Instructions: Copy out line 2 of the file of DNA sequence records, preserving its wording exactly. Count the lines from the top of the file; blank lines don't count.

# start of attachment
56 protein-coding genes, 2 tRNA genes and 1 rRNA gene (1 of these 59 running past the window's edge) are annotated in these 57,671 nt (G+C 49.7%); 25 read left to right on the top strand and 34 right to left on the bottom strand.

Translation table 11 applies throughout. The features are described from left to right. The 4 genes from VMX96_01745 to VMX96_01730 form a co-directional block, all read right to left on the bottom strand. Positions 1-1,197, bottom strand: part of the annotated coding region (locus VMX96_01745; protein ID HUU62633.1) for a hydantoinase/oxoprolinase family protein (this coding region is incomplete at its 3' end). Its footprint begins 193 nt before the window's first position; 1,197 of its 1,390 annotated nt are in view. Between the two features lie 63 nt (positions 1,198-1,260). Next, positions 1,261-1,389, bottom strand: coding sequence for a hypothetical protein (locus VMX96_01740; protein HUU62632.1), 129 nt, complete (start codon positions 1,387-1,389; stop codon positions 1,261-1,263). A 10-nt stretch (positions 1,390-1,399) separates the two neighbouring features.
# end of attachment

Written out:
Translation table 11 applies throughout. The features are described from left to right. The 4 genes from VMX96_01745 to VMX96_01730 form a co-directional block, all read right to left on the bottom strand. Positions 1-1,197, bottom strand: part of the annotated coding region (locus VMX96_01745; protein ID HUU62633.1) for a hydantoinase/oxoprolinase family protein (this coding region is incomplete at its 3' end). Its footprint begins 193 nt before the window's first position; 1,197 of its 1,390 annotated nt are in view. Between the two features lie 63 nt (positions 1,198-1,260). Next, positions 1,261-1,389, bottom strand: coding sequence for a hypothetical protein (locus VMX96_01740; protein HUU62632.1), 129 nt, complete (start codon positions 1,387-1,389; stop codon positions 1,261-1,263). A 10-nt stretch (positions 1,390-1,399) separates the two neighbouring features.